Can Roddick continue his roll?
Either way, it's a big story. If Roger Federer wins Sunday's men's final at Wimbledon, he will become the all-time Grand Slam title holder, with 15, surpassing Pete Sampras. Arguably, he will become the greatest player of all time.
If Andy Roddick wins, it will be massive upset and official notification that the American still has some gas left in the tank. And, in combination with Serena Williams' win in Saturday's women's final, it makes a solid case for an American tennis renaissance.
Lots of questions arise ahead of this titanic men's tilt. Our writers try their best to provide answers.
Will Federer feel the pressure seeking a record 15th Grand Slam title?
Greg Garber: He hasn't so far, and with Rafael Nadal -- the man who beat him in last year's magnificent final -- back home in Mallorca, there are no worries. Federer said after winning at Roland Garros for the first time that the pressure he felt had lifted. Now, it seems, he was telling the truth. After losing a single set to Philipp Kohlschreiber, all Federer has done is win nine straight against Robin Soderling (the French Open finalist, who eliminated Rafa), ace machine Ivo Karlovic and the ageless Tommy Haas. Those matches averaged less than two hours. Pressure what pressure?
Kamakshi Tandon: Yes, to an extent. He admitted that he felt tremendous pressure going for five Wimbledons in a row in the final two years ago, and it was clear how much pressure he felt trying to win the French Open final last month.
But that didn't stop him from winning on either of those occasions, and the pressure will probably be less this time around because this isn't his only chance to win a 15th. If anything, Roddick will probably feel more tight.
Ravi Ubha: No.
The pressure is very much off after Federer ended his French Open jinx, taking advantage of Rafael Nadal's early exit. He gets to play someone he's beaten 18 out of 20 times, so he'll be even more relaxed; versus guys like Roddick, Lleyton Hewitt and Nikolay Davydenko, Federer oozes confidence.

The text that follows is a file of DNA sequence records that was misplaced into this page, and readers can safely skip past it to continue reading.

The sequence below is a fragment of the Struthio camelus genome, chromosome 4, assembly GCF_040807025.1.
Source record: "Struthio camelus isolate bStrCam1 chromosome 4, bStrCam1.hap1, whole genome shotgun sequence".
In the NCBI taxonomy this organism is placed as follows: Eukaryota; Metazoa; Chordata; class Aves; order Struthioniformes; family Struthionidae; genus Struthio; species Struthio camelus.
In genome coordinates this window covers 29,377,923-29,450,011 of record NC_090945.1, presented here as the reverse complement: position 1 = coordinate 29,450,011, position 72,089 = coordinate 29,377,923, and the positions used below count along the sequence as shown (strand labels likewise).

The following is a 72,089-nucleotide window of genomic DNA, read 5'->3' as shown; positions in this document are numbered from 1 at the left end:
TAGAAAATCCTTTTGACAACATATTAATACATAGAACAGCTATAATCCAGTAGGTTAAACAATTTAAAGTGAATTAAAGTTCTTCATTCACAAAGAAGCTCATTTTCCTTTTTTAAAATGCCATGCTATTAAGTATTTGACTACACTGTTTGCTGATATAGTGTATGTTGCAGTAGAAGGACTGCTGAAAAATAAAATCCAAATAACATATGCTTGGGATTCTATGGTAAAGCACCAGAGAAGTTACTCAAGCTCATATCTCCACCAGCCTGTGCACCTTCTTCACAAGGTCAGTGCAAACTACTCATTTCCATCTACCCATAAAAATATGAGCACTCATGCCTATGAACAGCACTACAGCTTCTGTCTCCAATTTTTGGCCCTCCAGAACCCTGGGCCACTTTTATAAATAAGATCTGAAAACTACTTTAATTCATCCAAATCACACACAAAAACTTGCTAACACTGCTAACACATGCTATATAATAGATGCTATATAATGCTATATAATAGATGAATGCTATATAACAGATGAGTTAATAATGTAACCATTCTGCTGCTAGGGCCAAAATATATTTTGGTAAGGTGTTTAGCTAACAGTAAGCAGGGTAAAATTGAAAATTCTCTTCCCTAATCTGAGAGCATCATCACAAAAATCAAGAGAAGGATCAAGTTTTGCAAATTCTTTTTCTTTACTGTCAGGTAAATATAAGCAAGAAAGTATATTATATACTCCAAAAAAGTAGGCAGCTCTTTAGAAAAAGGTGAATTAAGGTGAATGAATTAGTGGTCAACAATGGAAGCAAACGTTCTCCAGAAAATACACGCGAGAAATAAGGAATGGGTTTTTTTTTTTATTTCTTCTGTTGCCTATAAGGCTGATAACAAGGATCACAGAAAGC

If Federer takes an early break lead, it'll be a routine three-setter.
What does Roddick need to do to win?
Garber: As Boris Becker told ESPN, "Roddick needs to do just what he did in the semifinal -- he has to leave it all out there." Precisely. Roddick, who used to just blast away from the baseline and ride his serve, has become a more complete player under coach Larry Stefanki. He has a pretty decent slice, and against Andy Murray in the semifinals he came to net an astounding 75 times -- and won 48 of those points. Some of those followed less-than-average approach shots, but Murray, playing nervous, couldn't pull off the passing shots. Roddick will have to choose his forward-moving moments with more care against Federer. Oh, and Roddick needs to serve like he did against Murray, who might return serve better than Federer.
Tandon: Everything right. Serve out of his mind, return more aggressively than he usually does, and find a bit of inspiration in the tiebreakers.
Ubha: Serve like he's never done before, for one. Roddick did it against Andy Murray in the semifinals, registering a first-serve percentage of 75. If the percentage falls under 70, that won't be enough -- Federer will take advantage of the second serve in a way Murray couldn't. Roddick also has to come to the net behind quality, rather than nothing. Approaches without pace or depth are no good.
Of course, Federer needs to have an off day, the kind he had in Miami last year.
Who will win?
Garber: The two men have played 20 times and Federer has won 18. The case would seem to be closed. "I don't know how much my great record I have against Roddick would come into play," Federer said. "I'm not sure. It starts from zero." Really? Roddick is admittedly thrilled to be in the final. He looked stunned after he beat Murray on Friday and actually fell to his knees on his way to the locker room. He has played Federer twice in this event, in 2004 and 2005, and lost six of seven sets, but competed extremely well. One gets the idea that, with No. 15 on the line for Federer, it will go the same way.
Federer, in four.
Tandon: Federer. The matchup is a bad one for Roddick, and it's tough to see how he can win three sets the way Federer has been playing. But heck, that's what I thought against Murray.
The stars lined up nicely for Federer when Nadal pulled out due to lingering knee trouble, and he got more good news when Murray -- who beat Federer in each of their past four meetings -- departed.
Federer has had a tough draw, so he won't be short of match sharpness, either. He looked mighty impressive in a straight-sets win over Tommy Haas in the semis, not conceding a break point.
Women's singles: Serena Williams, United States
Roger Federer, Switzerland
Men's doubles: Daniel Nestor, Canada, and Nenad Zimonjic, Serbia
Women's doubles: Venus and Serena Williams, United States
Mixed doubles: Anna-Lena Groenefeld, Germany and Mark Knowles, Bahamas
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